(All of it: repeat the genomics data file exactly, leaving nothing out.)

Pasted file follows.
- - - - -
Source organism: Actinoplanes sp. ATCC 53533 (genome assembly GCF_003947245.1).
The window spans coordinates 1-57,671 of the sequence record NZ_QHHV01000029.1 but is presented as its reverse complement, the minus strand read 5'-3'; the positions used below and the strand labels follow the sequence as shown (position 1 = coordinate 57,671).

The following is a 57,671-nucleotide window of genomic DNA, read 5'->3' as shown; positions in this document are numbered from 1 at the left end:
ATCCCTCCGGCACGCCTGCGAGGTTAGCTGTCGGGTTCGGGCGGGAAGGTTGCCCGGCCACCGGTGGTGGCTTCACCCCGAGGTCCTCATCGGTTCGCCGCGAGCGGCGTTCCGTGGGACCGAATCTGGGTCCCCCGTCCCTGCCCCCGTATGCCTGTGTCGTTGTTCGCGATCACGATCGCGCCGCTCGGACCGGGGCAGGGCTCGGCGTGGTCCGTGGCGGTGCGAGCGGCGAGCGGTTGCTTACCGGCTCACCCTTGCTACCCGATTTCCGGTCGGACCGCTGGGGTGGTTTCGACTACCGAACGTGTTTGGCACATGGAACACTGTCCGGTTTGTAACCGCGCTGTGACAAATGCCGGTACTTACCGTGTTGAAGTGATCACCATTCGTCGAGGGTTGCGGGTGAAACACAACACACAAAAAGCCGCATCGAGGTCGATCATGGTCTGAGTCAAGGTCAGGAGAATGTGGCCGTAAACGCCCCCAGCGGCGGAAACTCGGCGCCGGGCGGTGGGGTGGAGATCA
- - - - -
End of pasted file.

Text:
Source organism: Actinoplanes sp. ATCC 53533 (genome assembly GCF_003947245.1).
The window spans coordinates 1-57,671 of the sequence record NZ_QHHV01000029.1 but is presented as its reverse complement, the minus strand read 5'-3'; the positions used below and the strand labels follow the sequence as shown (position 1 = coordinate 57,671).

The following is a 57,671-nucleotide window of genomic DNA, read 5'->3' as shown; positions in this document are numbered from 1 at the left end:
ATCCCTCCGGCACGCCTGCGAGGTTAGCTGTCGGGTTCGGGCGGGAAGGTTGCCCGGCCACCGGTGGTGGCTTCACCCCGAGGTCCTCATCGGTTCGCCGCGAGCGGCGTTCCGTGGGACCGAATCTGGGTCCCCCGTCCCTGCCCCCGTATGCCTGTGTCGTTGTTCGCGATCACGATCGCGCCGCTCGGACCGGGGCAGGGCTCGGCGTGGTCCGTGGCGGTGCGAGCGGCGAGCGGTTGCTTACCGGCTCACCCTTGCTACCCGATTTCCGGTCGGACCGCTGGGGTGGTTTCGACTACCGAACGTGTTTGGCACATGGAACACTGTCCGGTTTGTAACCGCGCTGTGACAAATGCCGGTACTTACCGTGTTGAAGTGATCACCATTCGTCGAGGGTTGCGGGTGAAACACAACACACAAAAAGCCGCATCGAGGTCGATCATGGTCTGAGTCAAGGTCAGGAGAATGTGGCCGTAAACGCCCCCAGCGGCGGAAACTCGGCGCCGGGCGGTGGGGTGGAGATCA